We can use these principles to reflect on our experience whether we are doing sitting meditation or just trying to be mindful as we go about our business. It starts with inquiring: what is our experience right now? Is there joy, peace, fear, anxiety, confusion? Is there a wish for something? Resistance to some aspect of what we find in this moment? If there’s peace, YAY!, we can continue as we are. We might reflect on whether there was some specific change that brought about the peace we’re experiencing.

Sometimes when we turn our attention inward we find that we are wishing, at a gross or subtle level, for things to be different from how they are. We don’t want the niggling pain in our back; we wonder why we have to deal with a difficult person; we feel tense but don’t know why; we’re worried about a duty or event in the future; we replay something from the past either to justify our actions or to re-write the script for a different (imagined) outcome.

If and when we find something identified as dukkha we can place it squarely at the center of our attention and attempt to discover what caused that feeling or sense to arise. Was there a specific event? Or are we interpreting something in a way that creates unease? We need to use our creativity to uncover the causes and conditions that bring about dukkha in our lives.

Once we’ve identified a cause, we can examine it fully, looking for any flaws in our reasoning or in our expectations. Can we discern any clinging that may be causing the dukkha? Do we believe that “it shouldn’t be this way”? If yes, are we able to experiment with loosening that clinging, perhaps by accepting that the world is not set up with the goal of bringing us personal satisfaction?

To develop our skills in perceiving dukkha and learning how to tease out its causes, AND figuring out how to release whatever clinging we’re experiencing, the Buddha’s 8-fold path is an effective instruction booklet. Meanwhile, we can memorize and recite the formula: dukkha – samudaya – nirodha – magga.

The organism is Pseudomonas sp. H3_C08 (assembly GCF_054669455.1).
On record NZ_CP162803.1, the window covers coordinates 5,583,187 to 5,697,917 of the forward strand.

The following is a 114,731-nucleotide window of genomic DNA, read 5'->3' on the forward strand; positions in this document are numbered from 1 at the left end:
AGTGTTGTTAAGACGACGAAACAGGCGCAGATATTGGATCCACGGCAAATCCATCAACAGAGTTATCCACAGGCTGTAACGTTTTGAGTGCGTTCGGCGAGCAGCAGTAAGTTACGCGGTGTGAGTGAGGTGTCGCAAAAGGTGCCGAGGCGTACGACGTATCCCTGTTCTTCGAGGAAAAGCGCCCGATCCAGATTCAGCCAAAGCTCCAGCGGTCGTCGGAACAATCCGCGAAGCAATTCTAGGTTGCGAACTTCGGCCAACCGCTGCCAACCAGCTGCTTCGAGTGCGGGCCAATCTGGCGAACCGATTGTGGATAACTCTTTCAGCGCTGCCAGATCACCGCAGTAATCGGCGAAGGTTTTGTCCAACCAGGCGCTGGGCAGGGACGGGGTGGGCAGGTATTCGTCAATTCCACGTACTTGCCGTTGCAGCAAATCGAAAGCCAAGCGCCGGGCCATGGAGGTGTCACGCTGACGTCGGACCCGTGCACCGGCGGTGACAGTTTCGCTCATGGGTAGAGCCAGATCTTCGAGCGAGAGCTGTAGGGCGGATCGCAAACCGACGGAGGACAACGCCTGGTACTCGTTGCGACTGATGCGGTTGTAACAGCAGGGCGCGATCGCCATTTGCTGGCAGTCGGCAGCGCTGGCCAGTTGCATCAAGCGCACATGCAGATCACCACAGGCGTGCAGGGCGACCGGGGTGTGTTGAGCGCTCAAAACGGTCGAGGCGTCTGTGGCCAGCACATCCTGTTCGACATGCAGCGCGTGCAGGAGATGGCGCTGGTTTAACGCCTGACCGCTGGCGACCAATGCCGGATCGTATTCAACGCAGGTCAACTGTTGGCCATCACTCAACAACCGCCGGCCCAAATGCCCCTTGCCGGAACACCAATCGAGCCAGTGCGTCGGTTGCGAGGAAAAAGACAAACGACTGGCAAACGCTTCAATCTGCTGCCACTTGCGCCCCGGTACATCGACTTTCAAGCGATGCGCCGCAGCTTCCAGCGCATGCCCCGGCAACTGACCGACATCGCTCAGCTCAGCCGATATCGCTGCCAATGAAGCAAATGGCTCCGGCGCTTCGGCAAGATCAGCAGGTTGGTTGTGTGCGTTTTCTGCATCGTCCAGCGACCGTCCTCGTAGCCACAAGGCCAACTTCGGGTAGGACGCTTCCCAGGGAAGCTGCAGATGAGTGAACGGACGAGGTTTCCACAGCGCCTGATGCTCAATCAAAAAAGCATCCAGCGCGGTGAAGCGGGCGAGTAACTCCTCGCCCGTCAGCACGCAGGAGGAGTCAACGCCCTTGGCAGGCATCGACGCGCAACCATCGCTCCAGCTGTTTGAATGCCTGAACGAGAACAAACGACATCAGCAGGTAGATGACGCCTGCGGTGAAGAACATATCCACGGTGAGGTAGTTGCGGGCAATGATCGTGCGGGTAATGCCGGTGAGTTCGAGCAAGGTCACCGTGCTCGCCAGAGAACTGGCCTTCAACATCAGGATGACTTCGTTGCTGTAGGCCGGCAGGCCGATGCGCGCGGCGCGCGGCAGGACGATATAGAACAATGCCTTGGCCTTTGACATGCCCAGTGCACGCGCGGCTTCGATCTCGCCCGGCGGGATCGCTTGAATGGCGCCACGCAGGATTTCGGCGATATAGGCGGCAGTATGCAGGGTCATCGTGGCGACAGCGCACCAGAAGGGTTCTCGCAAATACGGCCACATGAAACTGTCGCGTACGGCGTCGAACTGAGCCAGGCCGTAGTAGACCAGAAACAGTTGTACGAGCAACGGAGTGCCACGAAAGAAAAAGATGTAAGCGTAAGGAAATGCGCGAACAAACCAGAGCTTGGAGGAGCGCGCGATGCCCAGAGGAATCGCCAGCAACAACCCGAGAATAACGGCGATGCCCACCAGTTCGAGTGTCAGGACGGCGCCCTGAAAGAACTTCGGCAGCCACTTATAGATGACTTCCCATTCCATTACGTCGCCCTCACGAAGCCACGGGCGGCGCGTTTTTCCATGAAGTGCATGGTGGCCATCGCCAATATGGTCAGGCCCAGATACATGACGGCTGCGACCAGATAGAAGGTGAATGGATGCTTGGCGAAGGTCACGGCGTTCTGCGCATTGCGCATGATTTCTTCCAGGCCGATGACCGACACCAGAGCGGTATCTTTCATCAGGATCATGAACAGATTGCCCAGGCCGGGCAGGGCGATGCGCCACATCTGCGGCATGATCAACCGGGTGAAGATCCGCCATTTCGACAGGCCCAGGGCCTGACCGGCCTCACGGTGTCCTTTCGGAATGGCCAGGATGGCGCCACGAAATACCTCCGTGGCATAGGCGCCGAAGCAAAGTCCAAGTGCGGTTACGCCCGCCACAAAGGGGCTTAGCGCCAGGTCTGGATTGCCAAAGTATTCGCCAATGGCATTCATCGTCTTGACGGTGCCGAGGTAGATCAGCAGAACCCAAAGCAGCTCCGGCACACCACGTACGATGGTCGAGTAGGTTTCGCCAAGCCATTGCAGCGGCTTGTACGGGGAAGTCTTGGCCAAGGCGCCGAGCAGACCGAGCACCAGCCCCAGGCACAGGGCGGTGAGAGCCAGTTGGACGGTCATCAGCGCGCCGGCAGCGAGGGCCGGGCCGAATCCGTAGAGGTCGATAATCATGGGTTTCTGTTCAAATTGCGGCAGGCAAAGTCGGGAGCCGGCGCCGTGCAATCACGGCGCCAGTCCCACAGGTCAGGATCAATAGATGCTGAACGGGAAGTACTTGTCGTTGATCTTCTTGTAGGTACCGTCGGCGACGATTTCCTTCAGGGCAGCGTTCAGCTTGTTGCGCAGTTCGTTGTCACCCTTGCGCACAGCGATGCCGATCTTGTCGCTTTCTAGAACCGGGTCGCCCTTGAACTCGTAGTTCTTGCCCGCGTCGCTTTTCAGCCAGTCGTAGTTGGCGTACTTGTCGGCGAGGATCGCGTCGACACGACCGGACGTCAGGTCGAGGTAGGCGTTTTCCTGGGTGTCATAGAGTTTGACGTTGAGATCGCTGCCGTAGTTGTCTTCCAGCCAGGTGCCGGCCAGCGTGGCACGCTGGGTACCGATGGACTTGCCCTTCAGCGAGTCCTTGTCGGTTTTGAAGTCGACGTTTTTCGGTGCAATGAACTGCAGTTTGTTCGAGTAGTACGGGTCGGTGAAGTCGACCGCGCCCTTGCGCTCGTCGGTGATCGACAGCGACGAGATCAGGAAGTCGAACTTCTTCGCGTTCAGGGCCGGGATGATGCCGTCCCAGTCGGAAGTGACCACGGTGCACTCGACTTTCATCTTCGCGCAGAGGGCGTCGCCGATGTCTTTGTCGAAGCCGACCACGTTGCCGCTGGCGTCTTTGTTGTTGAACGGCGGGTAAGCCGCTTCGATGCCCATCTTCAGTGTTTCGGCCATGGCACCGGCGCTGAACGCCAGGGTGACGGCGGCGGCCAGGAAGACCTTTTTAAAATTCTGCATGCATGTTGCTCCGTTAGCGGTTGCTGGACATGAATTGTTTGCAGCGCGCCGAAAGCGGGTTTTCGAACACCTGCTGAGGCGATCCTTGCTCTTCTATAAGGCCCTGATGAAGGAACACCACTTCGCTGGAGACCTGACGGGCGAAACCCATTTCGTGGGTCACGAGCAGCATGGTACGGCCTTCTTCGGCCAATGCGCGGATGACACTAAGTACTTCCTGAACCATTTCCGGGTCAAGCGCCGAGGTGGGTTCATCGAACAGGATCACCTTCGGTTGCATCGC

Posted in Causes and results, Compassion, Dukkha, General, Mindfulness, The 8-fold path | 3 Comments

Touch and story

This essay by guest Patrick Kearney is longer than our usual posts, but couldn’t reasonably be divided into parts, so please give yourself an extra few minutes and savor its full effect.

On a cold and windy day I am hanging out my washing. The wet material is heavy in my hands and the wind whips it about, sometimes slapping it into my face. What is most clear to me in this activity? Strangely, it’s not my struggles with my washing; it’s a memory of an incident that happened 10 years ago as it replays itself in my mind.

This is an experience that all of us might recognise as ordinary, yet it reveals something very interesting. The five physical sensitivities of seeing, hearing, smelling, tasting and touching present me with a world that is vivid and clear. Yet, what is most likely to take and hold my attention is the river of stories that flows through my mind, the sixth sensitivity. I live in and as my stories. When I come to practise meditation, I find that something as simple as tracking my breathing is an immense challenge. I cannot fully connect with my breathing because it feels like it is covered by cling-wrap, that it lies just out of touch. It is wrapped in the river of stories.

I live in my stories because they provide meaning, and I hunger for meaning. These meanings may be enormously trivial – “Coffee now or later?” – or deeply significant, such as those attached to the eruptions of my deepest emotions. But they refuse to let me alone, and will not respect my decision to stick to my meditation.

As I practise, it becomes clear to me that meaning is not something provided by the world. The meanings that define me and my world are complex constructions, the artworks of my mind, and the raw materials they are shaped from are the fundamental movements of attraction, aversion and delusion that emerge from depths far beneath my awareness. These meanings entangle me in “longing and sorrow” (Satipaṭṭhāna Sutta Applications of mindfulness MN 10), and I find myself creating a world of pain, “burning with birth, ageing and death; with sorrow, lamentation, pain, grief and despair” (Āditta Sutta Burning SN 35:28).